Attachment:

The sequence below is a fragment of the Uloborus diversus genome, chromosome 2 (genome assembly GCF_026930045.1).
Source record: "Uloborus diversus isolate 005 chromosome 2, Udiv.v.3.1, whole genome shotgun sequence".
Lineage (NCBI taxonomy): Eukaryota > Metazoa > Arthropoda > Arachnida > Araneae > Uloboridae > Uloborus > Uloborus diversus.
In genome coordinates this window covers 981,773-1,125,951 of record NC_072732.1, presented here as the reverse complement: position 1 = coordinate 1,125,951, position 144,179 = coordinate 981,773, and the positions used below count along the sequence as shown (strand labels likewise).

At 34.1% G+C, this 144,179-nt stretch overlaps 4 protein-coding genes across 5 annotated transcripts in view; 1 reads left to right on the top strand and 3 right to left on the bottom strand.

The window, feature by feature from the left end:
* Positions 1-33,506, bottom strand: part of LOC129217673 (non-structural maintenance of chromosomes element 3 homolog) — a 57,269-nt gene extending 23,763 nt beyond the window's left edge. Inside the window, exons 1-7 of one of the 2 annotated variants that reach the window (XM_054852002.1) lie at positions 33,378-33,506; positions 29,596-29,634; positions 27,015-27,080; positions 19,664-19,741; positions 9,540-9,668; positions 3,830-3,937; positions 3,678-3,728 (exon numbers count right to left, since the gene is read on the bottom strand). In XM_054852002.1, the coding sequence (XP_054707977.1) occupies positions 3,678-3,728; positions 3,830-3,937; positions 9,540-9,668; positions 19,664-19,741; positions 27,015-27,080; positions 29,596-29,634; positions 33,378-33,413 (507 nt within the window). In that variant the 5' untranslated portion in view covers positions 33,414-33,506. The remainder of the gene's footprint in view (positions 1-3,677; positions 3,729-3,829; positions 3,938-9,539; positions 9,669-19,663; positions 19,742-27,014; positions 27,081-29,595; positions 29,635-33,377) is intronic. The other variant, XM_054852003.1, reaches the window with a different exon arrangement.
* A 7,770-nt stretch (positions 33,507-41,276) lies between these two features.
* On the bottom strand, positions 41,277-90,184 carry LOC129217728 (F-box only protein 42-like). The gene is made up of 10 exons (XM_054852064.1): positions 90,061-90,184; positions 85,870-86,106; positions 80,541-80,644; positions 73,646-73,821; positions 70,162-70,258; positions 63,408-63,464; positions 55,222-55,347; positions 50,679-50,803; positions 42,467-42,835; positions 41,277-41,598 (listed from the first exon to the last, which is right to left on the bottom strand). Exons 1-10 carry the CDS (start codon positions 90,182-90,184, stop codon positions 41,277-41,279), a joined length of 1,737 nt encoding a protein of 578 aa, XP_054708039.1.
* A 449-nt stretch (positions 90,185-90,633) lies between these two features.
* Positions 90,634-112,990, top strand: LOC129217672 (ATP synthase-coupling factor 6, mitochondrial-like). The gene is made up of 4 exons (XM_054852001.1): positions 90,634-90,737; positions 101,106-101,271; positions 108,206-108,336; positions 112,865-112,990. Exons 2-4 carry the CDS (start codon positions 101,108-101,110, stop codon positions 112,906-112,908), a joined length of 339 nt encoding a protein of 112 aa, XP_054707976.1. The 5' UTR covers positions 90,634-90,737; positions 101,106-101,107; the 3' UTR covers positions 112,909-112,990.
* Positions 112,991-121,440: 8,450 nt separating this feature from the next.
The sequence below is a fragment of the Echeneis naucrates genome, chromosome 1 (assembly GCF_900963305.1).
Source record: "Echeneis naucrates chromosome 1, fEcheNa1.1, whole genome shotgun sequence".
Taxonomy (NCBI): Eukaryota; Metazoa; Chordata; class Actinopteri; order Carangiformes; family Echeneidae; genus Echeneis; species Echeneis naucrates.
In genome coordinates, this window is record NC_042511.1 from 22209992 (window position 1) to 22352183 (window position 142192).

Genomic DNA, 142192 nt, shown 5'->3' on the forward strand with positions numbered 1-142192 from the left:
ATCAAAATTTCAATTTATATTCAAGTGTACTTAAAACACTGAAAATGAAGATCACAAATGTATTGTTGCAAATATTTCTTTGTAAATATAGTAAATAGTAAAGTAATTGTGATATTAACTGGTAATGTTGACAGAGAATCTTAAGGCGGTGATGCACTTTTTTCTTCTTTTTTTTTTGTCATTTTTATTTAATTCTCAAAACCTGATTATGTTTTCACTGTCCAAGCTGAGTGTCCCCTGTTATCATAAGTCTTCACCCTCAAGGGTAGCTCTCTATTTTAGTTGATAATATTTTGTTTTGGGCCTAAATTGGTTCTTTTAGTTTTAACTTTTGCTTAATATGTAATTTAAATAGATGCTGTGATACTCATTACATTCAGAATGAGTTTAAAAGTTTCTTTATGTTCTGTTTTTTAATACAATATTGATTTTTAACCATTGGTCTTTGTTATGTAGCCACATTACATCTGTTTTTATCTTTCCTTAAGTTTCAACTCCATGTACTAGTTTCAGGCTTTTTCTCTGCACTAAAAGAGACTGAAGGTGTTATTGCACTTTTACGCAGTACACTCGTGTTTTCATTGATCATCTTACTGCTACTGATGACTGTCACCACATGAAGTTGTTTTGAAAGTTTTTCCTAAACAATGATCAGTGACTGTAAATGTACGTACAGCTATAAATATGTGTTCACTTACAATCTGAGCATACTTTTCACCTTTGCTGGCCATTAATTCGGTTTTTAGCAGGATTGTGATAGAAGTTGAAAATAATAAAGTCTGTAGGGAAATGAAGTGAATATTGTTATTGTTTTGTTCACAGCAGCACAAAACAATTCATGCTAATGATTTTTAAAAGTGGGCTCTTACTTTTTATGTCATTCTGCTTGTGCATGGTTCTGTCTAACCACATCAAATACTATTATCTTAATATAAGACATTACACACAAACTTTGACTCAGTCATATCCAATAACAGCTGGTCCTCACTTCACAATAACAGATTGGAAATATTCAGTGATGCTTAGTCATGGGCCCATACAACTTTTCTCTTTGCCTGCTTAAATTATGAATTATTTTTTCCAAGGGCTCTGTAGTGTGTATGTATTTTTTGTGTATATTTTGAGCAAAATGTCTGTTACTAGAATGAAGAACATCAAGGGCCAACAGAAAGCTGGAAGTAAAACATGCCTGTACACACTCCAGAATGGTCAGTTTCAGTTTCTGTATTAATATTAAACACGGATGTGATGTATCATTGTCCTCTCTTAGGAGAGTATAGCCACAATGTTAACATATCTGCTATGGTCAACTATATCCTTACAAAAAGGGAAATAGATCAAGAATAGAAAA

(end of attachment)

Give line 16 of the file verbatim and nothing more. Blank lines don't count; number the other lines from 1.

In genome coordinates, this window is record NC_042511.1 from 22209992 (window position 1) to 22352183 (window position 142192).